Perhaps the best argument on behalf of religion is that any strict code of moral rectitude will inevitably excite the sexual imagination toward inventive kinkiness. Repressed lust never quite disappears, but rather gets rechannelled in new forms, often shaped by the forces that try to submerge it.
One of the hallmarks of Lynn Coady’s work is her shrewd examination of the underexplored byways of human psychology, including the twisty road that connects a religious upbringing with outré erotic experimentation. In Coady’s new story collection, Hellgoing, we meet Sean and Erin, a couple who enjoy sadomasochistic game-playing in their “basement dungeon.” Sean, we’re told, “bought an old church confessional pew from the antique mall and sanded and stained it, drilled holes and added hooks and straps and turned it into a kind of sicko kneeling structure which Erin, with her Catholic background, loved.”
In a 2012 interview with the website Rabble.ca, Coady confessed that her own Catholic upbringing made it difficult for her to “write about sex.” In Hellgoing, the follow-up to her Scotiabank Giller Prize shortlisted novel The Antagonist, she tackles this problem directly on both fronts by being much more explicit about what her characters do in their beds (or dungeon), but also connecting this erotic content with spiritual concerns.
With her boisterous humour marinated in cynicism and her turbulent, violence-prone characters, Coady is rarely classed as a pious writer. Yet Catholicism is a pervasive presence in her work, the cultural soil she sprang from that still nurtures her imagination. Coady’s habit of giving her characters (often ironic) allegorical names – this collection features a man named Hart as well as a Mr. Hope – also aligns her fiction with a Christian narrative tradition that goes back to The Pilgrim’s Progress and the medieval morality plays.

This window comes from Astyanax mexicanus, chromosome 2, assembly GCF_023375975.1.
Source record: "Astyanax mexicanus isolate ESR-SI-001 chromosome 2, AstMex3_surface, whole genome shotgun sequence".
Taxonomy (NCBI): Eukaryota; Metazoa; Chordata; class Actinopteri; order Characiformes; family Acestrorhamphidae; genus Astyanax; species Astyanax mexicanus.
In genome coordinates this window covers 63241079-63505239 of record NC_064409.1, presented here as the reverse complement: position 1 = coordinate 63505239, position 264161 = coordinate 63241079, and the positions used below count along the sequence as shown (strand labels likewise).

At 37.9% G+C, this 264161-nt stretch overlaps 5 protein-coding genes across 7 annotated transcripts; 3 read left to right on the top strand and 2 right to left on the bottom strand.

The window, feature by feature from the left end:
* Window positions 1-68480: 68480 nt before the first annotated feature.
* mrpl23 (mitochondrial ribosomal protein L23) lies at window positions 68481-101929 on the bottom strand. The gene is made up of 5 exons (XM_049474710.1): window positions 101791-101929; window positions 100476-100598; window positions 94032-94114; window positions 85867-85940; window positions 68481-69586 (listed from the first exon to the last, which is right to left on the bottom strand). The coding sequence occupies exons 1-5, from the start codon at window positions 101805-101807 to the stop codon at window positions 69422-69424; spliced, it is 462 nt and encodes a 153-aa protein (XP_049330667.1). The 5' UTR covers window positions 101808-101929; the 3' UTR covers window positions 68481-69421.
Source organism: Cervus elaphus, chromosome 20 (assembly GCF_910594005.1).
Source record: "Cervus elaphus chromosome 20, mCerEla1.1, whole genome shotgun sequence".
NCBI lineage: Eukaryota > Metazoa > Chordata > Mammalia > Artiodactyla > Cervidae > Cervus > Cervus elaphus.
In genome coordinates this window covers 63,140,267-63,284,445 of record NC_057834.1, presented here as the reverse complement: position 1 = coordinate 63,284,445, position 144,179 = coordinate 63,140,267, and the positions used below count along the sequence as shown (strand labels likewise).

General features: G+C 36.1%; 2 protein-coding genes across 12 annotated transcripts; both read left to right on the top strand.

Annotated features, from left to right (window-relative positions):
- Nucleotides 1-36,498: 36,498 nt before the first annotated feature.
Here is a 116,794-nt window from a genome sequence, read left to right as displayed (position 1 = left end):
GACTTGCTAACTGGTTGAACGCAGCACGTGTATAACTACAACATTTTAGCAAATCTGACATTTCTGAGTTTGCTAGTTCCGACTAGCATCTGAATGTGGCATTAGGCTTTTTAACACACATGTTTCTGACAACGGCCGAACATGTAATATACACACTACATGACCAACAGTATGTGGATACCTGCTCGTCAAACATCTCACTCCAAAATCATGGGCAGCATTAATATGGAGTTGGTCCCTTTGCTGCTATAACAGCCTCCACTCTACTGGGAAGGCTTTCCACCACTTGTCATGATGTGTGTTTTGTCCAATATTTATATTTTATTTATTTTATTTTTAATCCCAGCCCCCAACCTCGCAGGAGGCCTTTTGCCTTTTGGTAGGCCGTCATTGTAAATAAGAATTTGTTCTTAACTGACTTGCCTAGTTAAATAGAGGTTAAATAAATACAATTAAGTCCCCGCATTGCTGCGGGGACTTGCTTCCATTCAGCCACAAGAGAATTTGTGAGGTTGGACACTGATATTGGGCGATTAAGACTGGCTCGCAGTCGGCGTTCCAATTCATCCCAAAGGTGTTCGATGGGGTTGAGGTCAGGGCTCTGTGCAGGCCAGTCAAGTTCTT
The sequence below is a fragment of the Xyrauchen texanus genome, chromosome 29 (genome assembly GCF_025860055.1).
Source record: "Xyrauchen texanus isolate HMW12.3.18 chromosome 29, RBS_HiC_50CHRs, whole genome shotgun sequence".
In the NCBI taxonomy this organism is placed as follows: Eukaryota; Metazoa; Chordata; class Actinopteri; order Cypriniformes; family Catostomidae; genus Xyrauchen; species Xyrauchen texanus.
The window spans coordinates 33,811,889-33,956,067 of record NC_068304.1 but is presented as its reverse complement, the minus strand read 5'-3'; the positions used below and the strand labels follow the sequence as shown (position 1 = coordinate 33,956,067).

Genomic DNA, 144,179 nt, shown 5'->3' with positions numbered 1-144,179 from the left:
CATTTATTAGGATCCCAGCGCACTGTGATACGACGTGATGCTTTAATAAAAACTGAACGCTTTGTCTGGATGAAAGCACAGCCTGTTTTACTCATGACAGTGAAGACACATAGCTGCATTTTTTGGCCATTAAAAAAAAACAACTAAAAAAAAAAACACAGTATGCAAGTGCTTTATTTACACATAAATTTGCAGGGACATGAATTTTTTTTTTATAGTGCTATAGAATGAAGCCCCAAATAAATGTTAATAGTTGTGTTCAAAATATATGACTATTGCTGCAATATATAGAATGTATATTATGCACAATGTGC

Coady is fascinated by the fact that the sacred and profane aren’t really opposites, but often parallel each other. In one story, the self-abnegation of a nun is compared to the self-starvation of an anorexic girl. In another tale, lightning striking a plane and an explosion in the night act as primordial reminders of the divine, while missing sex workers offer a parallel to the rapture (a Protestant myth, of course, but still useful for Coady’s narrative purposes). Throughout the book, the promise of sex carries the hint of the ecstatic self-forgetting of the mystics.
Nietzsche once wrote, “We are unknown to ourselves, we knowers.” This would serve as an apt epigraph for Coady’s fiction. By “knowers,” Nietzsche meant scholars, but Coady’s people are knowing in a more modern way: They are smart, cynical, worldly. All they lack is self-knowledge. Coady borrows the moral framework of Catholicism to have a yardstick by which to measure their failure to understand their own motives.
My major reservation about Coady is stylistic. At her best, she writes with a flexible plain style enlivened by sharp phrases. Her attempts to push herself beyond narrative transparency into vivid metaphors are often less than happy. A radio announcer has “a voice like nougat.” An angry man’s “armpits blasted sudden heat.” Spring weather breaks “wildly over the city like a piñata.”
Leaving these rare awkward sentences aside, Coady is a writer who increasingly commands attention and respect. Christian literary critics such as Paul Elie and Randy Boyagoda whine about the spiritual aridity of contemporary literature. Yet if they were willing to concede that the spiritual concerns of Christianity aren’t the exclusive domain of orthodox believers, they would find in Coady a writer who wrestles with deep matters of both the body and soul.
Jeet Heer’s new book, In Love With Art: Françoise Mouly’s Adventures in Comics with Art Spiegelman, will be published this fall.